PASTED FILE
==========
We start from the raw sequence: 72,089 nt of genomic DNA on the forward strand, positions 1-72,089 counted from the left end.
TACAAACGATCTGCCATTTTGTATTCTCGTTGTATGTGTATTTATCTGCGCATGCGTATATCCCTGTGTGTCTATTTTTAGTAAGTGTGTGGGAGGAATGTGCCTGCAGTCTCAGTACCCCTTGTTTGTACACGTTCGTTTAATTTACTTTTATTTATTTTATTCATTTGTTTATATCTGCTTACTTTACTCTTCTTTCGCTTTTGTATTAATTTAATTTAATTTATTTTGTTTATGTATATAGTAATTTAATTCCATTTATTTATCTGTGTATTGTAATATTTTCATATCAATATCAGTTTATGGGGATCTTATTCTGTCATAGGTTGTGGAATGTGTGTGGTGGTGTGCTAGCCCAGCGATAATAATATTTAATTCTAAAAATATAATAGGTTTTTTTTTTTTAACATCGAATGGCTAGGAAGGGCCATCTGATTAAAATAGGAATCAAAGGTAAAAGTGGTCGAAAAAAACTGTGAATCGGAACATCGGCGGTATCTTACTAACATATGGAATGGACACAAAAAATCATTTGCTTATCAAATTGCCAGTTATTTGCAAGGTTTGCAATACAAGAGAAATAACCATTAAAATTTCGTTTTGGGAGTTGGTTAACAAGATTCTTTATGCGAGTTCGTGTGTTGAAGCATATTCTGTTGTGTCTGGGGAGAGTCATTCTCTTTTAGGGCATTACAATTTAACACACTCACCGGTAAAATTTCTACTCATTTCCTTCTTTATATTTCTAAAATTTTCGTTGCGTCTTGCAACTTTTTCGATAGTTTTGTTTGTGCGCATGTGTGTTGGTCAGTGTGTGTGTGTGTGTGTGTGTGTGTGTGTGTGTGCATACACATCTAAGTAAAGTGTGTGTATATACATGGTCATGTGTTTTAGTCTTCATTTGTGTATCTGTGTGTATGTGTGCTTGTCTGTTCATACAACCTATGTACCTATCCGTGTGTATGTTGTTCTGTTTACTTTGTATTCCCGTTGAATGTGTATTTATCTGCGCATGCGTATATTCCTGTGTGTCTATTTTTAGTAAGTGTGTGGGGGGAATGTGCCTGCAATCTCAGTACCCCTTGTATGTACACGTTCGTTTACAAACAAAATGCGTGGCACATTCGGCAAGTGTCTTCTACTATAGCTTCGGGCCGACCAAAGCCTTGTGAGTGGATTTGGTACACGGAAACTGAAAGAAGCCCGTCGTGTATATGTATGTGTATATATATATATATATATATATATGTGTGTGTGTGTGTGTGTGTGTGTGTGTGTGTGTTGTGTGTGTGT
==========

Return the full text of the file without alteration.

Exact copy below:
We start from the raw sequence: 72,089 nt of genomic DNA on the forward strand, positions 1-72,089 counted from the left end.
TACAAACGATCTGCCATTTTGTATTCTCGTTGTATGTGTATTTATCTGCGCATGCGTATATCCCTGTGTGTCTATTTTTAGTAAGTGTGTGGGAGGAATGTGCCTGCAGTCTCAGTACCCCTTGTTTGTACACGTTCGTTTAATTTACTTTTATTTATTTTATTCATTTGTTTATATCTGCTTACTTTACTCTTCTTTCGCTTTTGTATTAATTTAATTTAATTTATTTTGTTTATGTATATAGTAATTTAATTCCATTTATTTATCTGTGTATTGTAATATTTTCATATCAATATCAGTTTATGGGGATCTTATTCTGTCATAGGTTGTGGAATGTGTGTGGTGGTGTGCTAGCCCAGCGATAATAATATTTAATTCTAAAAATATAATAGGTTTTTTTTTTTTAACATCGAATGGCTAGGAAGGGCCATCTGATTAAAATAGGAATCAAAGGTAAAAGTGGTCGAAAAAAACTGTGAATCGGAACATCGGCGGTATCTTACTAACATATGGAATGGACACAAAAAATCATTTGCTTATCAAATTGCCAGTTATTTGCAAGGTTTGCAATACAAGAGAAATAACCATTAAAATTTCGTTTTGGGAGTTGGTTAACAAGATTCTTTATGCGAGTTCGTGTGTTGAAGCATATTCTGTTGTGTCTGGGGAGAGTCATTCTCTTTTAGGGCATTACAATTTAACACACTCACCGGTAAAATTTCTACTCATTTCCTTCTTTATATTTCTAAAATTTTCGTTGCGTCTTGCAACTTTTTCGATAGTTTTGTTTGTGCGCATGTGTGTTGGTCAGTGTGTGTGTGTGTGTGTGTGTGTGTGTGTGTGTGCATACACATCTAAGTAAAGTGTGTGTATATACATGGTCATGTGTTTTAGTCTTCATTTGTGTATCTGTGTGTATGTGTGCTTGTCTGTTCATACAACCTATGTACCTATCCGTGTGTATGTTGTTCTGTTTACTTTGTATTCCCGTTGAATGTGTATTTATCTGCGCATGCGTATATTCCTGTGTGTCTATTTTTAGTAAGTGTGTGGGGGGAATGTGCCTGCAATCTCAGTACCCCTTGTATGTACACGTTCGTTTACAAACAAAATGCGTGGCACATTCGGCAAGTGTCTTCTACTATAGCTTCGGGCCGACCAAAGCCTTGTGAGTGGATTTGGTACACGGAAACTGAAAGAAGCCCGTCGTGTATATGTATGTGTATATATATATATATATATATATATGTGTGTGTGTGTGTGTGTGTGTGTGTGTGTGTGTTGTGTGTGTGT